removing spruce resin


Hello all,
this post might be a little off-topic, but i'm certain someone in this group knows the answer to my question.
i was was on vacation last week, and i bumped into a spruce tree while backing my car into a camping driveway (dop!!!!). In addition to the dent on my car, there's an enormous amount of spruce resin that stuck to my car's bodywork. the accident happened a week ago, and when i got back home after my vacation, i noticed that the resin dried out, and is now quite hardened.
is there a product i could use to dissolve the spuce resin and take it off my car without damaging the paint?
thanks a lot
Add pictures here
<% if( /^image/.test(type) ){ %>
<% } %>
<%-name%>
Add image file
Upload
Goof Off or WD 40. Both will take some time to soak but will not harm your paint.

Add pictures here
<% if( /^image/.test(type) ){ %>
<% } %>
<%-name%>
Add image file
Upload
Zed Rafi wrote:

to have it painted. So you may not need to worry to much about the paint.
An obvious first choice is butter, the old remedy for removing sap (the resin) from clothes, hair, and skin. In this case, warm the butter some and rub it in. Heating the dried resin, with a hair dryer or a light bulb close to the surface would probably be helpful.
An obvious second choice would bug and tar remover available in all auto parts stores and auto departments of most any store.
The obvious choice of solvent is turpentine, but the effects on paint will vary depending on the paint. You could test it on a hidden part, but in all likelihood it would not damage your paint.
Add pictures here
<% if( /^image/.test(type) ){ %>
<% } %>
<%-name%>
Add image file
Upload

I subscribe absolutely to the idea of butter. It is an old and time-proven remover of resin and tar from hands and whatever.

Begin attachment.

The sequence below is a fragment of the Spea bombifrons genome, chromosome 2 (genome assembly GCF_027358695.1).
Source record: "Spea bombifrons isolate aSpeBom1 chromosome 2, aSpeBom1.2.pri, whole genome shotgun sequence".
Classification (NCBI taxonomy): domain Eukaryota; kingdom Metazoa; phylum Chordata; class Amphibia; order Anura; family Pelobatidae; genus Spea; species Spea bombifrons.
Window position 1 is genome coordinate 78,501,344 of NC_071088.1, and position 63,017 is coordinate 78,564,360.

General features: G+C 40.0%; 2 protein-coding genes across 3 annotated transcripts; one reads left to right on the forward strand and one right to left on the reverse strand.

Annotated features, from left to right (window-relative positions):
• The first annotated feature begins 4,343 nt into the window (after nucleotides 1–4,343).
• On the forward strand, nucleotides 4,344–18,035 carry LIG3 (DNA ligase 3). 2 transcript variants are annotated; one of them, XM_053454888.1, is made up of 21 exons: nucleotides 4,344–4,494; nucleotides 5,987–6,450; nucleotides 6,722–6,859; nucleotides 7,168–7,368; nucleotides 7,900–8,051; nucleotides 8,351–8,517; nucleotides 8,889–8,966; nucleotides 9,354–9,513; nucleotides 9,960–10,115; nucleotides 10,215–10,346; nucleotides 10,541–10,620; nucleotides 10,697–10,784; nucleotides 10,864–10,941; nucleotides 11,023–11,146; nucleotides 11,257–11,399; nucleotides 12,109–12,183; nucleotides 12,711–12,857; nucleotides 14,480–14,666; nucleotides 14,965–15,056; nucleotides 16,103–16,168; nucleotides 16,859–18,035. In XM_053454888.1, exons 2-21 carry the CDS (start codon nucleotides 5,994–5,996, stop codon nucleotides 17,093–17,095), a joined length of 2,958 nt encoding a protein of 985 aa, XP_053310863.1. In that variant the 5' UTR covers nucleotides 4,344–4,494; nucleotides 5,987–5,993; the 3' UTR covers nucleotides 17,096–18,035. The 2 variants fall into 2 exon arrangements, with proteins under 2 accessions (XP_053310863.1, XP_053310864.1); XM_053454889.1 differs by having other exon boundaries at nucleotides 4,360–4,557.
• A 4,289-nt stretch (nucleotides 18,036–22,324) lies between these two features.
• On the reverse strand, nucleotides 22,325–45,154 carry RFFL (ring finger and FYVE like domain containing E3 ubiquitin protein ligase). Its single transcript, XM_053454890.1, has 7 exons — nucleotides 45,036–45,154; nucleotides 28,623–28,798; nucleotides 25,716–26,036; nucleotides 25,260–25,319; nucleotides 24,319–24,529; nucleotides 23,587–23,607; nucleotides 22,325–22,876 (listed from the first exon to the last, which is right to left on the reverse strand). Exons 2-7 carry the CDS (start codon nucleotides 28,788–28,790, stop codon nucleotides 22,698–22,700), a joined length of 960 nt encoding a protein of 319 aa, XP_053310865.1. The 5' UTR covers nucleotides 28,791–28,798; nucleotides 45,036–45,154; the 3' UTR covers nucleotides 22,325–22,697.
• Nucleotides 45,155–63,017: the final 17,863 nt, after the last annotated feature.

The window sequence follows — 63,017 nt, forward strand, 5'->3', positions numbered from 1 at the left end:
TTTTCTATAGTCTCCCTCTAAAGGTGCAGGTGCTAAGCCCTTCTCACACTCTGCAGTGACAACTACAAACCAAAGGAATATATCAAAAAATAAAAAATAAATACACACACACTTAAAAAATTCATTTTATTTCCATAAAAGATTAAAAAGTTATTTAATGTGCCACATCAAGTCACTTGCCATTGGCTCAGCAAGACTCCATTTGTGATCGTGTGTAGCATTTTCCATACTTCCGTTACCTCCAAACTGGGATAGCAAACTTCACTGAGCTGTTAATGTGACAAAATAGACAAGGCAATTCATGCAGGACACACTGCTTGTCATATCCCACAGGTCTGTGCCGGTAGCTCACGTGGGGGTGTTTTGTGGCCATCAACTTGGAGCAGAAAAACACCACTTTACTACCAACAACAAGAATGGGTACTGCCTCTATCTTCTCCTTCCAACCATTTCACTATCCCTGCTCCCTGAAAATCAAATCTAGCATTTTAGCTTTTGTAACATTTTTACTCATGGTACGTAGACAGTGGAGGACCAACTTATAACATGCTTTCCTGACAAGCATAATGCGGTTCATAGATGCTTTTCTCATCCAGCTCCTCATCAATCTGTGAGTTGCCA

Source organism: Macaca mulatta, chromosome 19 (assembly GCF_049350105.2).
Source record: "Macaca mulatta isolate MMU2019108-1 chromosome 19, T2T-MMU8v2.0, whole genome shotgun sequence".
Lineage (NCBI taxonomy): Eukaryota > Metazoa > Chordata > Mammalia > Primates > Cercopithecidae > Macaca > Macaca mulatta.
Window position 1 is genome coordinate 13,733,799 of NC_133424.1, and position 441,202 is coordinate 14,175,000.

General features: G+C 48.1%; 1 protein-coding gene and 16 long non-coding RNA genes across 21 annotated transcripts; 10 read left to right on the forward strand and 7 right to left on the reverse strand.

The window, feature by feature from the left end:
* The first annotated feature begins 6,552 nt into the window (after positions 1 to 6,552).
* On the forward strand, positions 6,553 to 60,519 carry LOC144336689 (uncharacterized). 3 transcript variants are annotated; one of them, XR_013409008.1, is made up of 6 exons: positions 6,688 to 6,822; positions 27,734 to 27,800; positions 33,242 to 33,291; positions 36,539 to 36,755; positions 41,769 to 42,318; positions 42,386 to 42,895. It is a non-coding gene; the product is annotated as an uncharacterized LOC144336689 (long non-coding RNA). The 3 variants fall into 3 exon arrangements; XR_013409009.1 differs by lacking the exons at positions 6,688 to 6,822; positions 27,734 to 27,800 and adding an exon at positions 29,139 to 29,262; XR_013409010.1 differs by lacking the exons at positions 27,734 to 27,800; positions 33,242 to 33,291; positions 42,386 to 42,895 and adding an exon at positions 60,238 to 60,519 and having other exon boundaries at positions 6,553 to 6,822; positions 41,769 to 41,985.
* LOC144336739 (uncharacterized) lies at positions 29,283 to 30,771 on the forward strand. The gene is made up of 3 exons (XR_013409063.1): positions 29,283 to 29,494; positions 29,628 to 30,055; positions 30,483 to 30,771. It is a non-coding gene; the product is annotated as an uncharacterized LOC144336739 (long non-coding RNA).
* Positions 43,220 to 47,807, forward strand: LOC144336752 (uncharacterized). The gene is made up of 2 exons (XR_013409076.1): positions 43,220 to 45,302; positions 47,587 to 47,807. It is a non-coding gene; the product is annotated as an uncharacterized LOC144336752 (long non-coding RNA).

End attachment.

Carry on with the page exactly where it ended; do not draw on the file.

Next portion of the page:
Why pay 10 times more for less effective chemicals? (My father swore by _unsalted_ butter. Said it was less prone to leave discoloration on paints.)
Bjarte
Add pictures here
<% if( /^image/.test(type) ){ %>
<% } %>
<%-name%>
Add image file
Upload
On Sun, 28 Aug 2005 23:56:28 -0400, the opaque "Zed Rafi"

If you don't have any tar remover or WD-40, try some vegetable or mineral oil. (Yes, what works in your salad works on your car, too!) Most oils will remove most adhesives and the residues will come off in the car wash.
And next time, ask the Ranger. Fresh resin is a lot easier to remove.
=========================================================CAUTION: Do NOT look directly into laser with remaining eyeball! ========================================================= http://www.diversify.com Comprehensive Website Design
Add pictures here
<% if( /^image/.test(type) ){ %>
<% } %>
<%-name%>
Add image file
Upload
vegetable oils & cheese oil work well on a lot of things.
I fixed a roof, and got some of the roof "tar" on my hands. Cleaned up best I could with mineral spirits & hand cleaner - could not get anymore off.
Friend offered me some pizza. Went to wipe the pizza grease off my hands on a paper napkin - most of the rest of the roofing tar came off, too!
Bruce
clearly wrote:

Add pictures here
<% if( /^image/.test(type) ){ %>
<% } %>
<%-name%>
Add image file
Upload

HomeOwnersHub.com is a website for homeowners and building and maintenance pros. It is not affiliated with any of the manufacturers or service providers discussed here. All logos and trade names are the property of their respective owners.